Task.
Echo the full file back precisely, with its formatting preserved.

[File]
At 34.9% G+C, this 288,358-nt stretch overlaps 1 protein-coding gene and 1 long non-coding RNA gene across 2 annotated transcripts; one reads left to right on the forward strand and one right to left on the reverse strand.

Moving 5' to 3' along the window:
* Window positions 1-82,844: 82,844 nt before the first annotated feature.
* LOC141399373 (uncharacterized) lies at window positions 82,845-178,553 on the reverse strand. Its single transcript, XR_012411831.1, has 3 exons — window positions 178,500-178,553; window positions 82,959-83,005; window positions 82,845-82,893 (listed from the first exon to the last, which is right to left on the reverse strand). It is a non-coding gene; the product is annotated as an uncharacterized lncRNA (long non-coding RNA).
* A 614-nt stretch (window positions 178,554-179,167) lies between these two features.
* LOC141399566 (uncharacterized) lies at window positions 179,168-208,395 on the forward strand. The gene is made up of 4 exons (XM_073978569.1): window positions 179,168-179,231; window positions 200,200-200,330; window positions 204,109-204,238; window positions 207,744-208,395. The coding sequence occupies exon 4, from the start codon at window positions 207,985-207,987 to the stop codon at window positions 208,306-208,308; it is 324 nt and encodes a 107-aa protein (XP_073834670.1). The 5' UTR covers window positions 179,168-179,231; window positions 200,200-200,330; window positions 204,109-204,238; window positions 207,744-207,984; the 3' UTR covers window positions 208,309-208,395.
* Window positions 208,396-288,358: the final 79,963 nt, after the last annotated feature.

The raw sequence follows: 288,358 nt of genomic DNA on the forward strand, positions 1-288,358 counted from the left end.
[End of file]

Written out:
At 34.9% G+C, this 288,358-nt stretch overlaps 1 protein-coding gene and 1 long non-coding RNA gene across 2 annotated transcripts; one reads left to right on the forward strand and one right to left on the reverse strand.

Moving 5' to 3' along the window:
* Window positions 1-82,844: 82,844 nt before the first annotated feature.
* LOC141399373 (uncharacterized) lies at window positions 82,845-178,553 on the reverse strand. Its single transcript, XR_012411831.1, has 3 exons — window positions 178,500-178,553; window positions 82,959-83,005; window positions 82,845-82,893 (listed from the first exon to the last, which is right to left on the reverse strand). It is a non-coding gene; the product is annotated as an uncharacterized lncRNA (long non-coding RNA).
* A 614-nt stretch (window positions 178,554-179,167) lies between these two features.
* LOC141399566 (uncharacterized) lies at window positions 179,168-208,395 on the forward strand. The gene is made up of 4 exons (XM_073978569.1): window positions 179,168-179,231; window positions 200,200-200,330; window positions 204,109-204,238; window positions 207,744-208,395. The coding sequence occupies exon 4, from the start codon at window positions 207,985-207,987 to the stop codon at window positions 208,306-208,308; it is 324 nt and encodes a 107-aa protein (XP_073834670.1). The 5' UTR covers window positions 179,168-179,231; window positions 200,200-200,330; window positions 204,109-204,238; window positions 207,744-207,984; the 3' UTR covers window positions 208,309-208,395.
* Window positions 208,396-288,358: the final 79,963 nt, after the last annotated feature.

The raw sequence follows: 288,358 nt of genomic DNA on the forward strand, positions 1-288,358 counted from the left end.